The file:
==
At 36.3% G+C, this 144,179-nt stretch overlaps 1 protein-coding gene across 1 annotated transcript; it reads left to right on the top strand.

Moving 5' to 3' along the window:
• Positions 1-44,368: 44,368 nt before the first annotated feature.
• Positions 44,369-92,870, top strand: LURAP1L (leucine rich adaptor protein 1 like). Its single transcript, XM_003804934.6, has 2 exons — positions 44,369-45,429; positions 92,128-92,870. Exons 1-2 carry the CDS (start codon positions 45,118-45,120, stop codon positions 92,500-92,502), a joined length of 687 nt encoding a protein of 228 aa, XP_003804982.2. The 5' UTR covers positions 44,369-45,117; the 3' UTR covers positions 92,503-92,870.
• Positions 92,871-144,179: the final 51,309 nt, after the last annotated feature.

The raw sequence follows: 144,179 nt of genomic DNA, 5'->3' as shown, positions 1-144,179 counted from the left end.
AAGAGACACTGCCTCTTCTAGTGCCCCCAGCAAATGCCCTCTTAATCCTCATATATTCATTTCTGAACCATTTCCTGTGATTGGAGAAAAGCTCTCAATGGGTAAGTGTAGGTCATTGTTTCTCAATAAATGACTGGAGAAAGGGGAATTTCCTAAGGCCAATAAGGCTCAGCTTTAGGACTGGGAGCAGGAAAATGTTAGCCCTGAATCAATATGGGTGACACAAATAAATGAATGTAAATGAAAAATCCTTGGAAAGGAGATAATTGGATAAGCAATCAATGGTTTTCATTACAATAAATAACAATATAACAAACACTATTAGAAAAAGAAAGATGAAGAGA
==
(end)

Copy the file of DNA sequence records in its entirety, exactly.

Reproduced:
At 36.3% G+C, this 144,179-nt stretch overlaps 1 protein-coding gene across 1 annotated transcript; it reads left to right on the top strand.

Moving 5' to 3' along the window:
• Positions 1-44,368: 44,368 nt before the first annotated feature.
• Positions 44,369-92,870, top strand: LURAP1L (leucine rich adaptor protein 1 like). Its single transcript, XM_003804934.6, has 2 exons — positions 44,369-45,429; positions 92,128-92,870. Exons 1-2 carry the CDS (start codon positions 45,118-45,120, stop codon positions 92,500-92,502), a joined length of 687 nt encoding a protein of 228 aa, XP_003804982.2. The 5' UTR covers positions 44,369-45,117; the 3' UTR covers positions 92,503-92,870.
• Positions 92,871-144,179: the final 51,309 nt, after the last annotated feature.

The raw sequence follows: 144,179 nt of genomic DNA, 5'->3' as shown, positions 1-144,179 counted from the left end.
AAGAGACACTGCCTCTTCTAGTGCCCCCAGCAAATGCCCTCTTAATCCTCATATATTCATTTCTGAACCATTTCCTGTGATTGGAGAAAAGCTCTCAATGGGTAAGTGTAGGTCATTGTTTCTCAATAAATGACTGGAGAAAGGGGAATTTCCTAAGGCCAATAAGGCTCAGCTTTAGGACTGGGAGCAGGAAAATGTTAGCCCTGAATCAATATGGGTGACACAAATAAATGAATGTAAATGAAAAATCCTTGGAAAGGAGATAATTGGATAAGCAATCAATGGTTTTCATTACAATAAATAACAATATAACAAACACTATTAGAAAAAGAAAGATGAAGAGA